However, as most people in the city live in apartment blocks, the issue is more complicated than installing solar panels on the roof of a house. Most blocks house a mix of owner-occupiers and tenants and Badia says there is as yet no legal framework for people living in apartments to share energy generated from communal solar panels.  

However, as of January of this year, BE has started supplying electricity to private homes. Competition laws mean it can only supply 20 per cent of the private market (20,000 households) but Badia says that as demand increases they can create subsidiary companies to meet it.

“We’re doing it in phases, learning as we go along,” he says. “We’re not in a hurry, we’ve only been going since last July and only supplying homes since January.”  

Spain was on the way to becoming a world leader in renewables until the big power companies, alarmed that self-generation would cost them clients, persuaded the conservative government to introduce the so-called “sunshine tax” in 2013. Homeowners, far from being encouraged to install solar panels through the possibility of selling surplus energy to the grid, were instead treated as suppliers and taxed accordingly. As a result, Spain’s solar business went into a steep decline.

In contrast, Germany offers financial incentives to install solar panels, with the result that – with around half the sunshine hours – it generates 10 times more solar energy than Spain. The sunshine tax was scrapped after the socialists came to power last June.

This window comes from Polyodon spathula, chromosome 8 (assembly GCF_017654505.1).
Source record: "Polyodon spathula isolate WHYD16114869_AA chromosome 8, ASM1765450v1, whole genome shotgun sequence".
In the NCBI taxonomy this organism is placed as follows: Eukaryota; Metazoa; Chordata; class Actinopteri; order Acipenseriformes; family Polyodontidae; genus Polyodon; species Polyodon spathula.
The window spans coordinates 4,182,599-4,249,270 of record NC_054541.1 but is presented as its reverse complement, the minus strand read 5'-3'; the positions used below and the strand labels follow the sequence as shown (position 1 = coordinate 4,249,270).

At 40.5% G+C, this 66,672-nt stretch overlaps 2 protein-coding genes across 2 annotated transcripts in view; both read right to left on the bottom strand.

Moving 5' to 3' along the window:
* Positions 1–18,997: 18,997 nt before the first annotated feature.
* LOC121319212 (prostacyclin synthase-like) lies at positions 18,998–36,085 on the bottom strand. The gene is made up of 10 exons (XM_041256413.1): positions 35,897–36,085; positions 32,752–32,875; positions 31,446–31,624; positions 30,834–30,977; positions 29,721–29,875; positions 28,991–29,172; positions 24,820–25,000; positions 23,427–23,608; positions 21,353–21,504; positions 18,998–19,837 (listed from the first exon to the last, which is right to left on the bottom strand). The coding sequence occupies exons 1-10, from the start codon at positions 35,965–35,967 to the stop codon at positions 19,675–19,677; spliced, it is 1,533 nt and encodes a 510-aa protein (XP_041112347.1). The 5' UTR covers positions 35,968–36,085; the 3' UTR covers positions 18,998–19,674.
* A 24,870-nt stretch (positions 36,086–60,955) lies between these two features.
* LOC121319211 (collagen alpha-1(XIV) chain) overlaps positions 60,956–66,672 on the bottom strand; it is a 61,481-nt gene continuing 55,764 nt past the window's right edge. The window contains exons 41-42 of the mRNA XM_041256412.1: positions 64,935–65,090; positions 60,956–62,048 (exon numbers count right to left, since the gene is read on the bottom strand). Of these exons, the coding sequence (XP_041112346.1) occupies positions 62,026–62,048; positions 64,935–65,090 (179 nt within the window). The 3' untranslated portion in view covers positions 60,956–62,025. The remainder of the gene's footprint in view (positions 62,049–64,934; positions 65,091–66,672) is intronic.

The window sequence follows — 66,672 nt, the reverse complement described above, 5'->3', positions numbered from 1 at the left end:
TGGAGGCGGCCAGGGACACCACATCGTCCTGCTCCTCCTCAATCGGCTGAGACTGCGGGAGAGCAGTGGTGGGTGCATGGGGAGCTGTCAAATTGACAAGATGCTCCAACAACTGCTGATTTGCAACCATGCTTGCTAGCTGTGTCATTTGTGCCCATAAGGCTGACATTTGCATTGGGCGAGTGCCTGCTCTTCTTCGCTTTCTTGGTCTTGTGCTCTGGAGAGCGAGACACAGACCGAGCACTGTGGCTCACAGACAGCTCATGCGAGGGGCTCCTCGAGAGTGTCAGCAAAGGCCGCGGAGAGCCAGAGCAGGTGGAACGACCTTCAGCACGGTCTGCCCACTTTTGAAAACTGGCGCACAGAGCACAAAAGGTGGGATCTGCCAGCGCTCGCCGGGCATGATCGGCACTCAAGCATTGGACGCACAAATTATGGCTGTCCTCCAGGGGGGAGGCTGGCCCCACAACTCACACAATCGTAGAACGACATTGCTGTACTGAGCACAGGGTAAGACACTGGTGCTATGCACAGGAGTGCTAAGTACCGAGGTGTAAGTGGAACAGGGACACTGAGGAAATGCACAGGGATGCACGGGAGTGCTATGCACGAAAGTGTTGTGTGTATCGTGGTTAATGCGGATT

If Spanish cities are making up for lost time, others are not doing so well, as many EU member states struggle to meet the 2020 renewable targets. A 2017 report commissioned by Friends of the Earth reveals that, while Reykjavik in Iceland and Fafe in Portugal use 100 per cent renewables, major cities such as Amsterdam, Warsaw, Athens, London and Zurich are almost entirely dependent on fossil fuels. Wroclaw in Poland and Gibraltar are the dirtiest in this respect, while three-quarters of the Paris power supply is nuclear.

The mayors of Madrid and Barcelona were both defeated in elections at the end of May but with a new socialist government in power and González voted in for another four years in Cádiz, the prospects of a this enlightened approach to renewables looks set to continue.